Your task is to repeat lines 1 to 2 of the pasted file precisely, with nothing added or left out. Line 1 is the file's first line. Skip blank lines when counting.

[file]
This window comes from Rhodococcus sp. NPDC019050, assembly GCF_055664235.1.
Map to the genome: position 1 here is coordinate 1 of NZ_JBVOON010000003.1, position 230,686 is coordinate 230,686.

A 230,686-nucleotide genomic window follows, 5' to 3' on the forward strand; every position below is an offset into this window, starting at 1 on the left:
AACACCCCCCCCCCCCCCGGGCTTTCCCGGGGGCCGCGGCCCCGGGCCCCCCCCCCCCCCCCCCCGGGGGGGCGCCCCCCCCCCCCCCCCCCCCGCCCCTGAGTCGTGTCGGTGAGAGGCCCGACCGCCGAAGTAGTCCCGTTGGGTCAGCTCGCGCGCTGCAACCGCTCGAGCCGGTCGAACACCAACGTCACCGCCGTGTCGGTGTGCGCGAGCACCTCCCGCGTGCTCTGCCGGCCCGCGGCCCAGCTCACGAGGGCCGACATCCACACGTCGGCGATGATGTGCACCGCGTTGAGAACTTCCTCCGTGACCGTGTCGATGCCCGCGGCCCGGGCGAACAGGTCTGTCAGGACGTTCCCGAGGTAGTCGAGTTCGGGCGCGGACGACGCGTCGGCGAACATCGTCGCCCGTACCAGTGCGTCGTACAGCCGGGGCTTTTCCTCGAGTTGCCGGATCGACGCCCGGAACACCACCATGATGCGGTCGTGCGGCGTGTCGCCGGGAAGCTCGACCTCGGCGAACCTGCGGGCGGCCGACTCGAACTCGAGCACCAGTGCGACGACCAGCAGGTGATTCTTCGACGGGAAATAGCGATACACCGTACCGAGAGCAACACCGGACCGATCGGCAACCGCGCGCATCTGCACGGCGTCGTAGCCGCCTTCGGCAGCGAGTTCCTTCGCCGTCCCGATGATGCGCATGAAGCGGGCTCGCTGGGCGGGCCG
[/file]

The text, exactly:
This window comes from Rhodococcus sp. NPDC019050, assembly GCF_055664235.1.
Map to the genome: position 1 here is coordinate 1 of NZ_JBVOON010000003.1, position 230,686 is coordinate 230,686.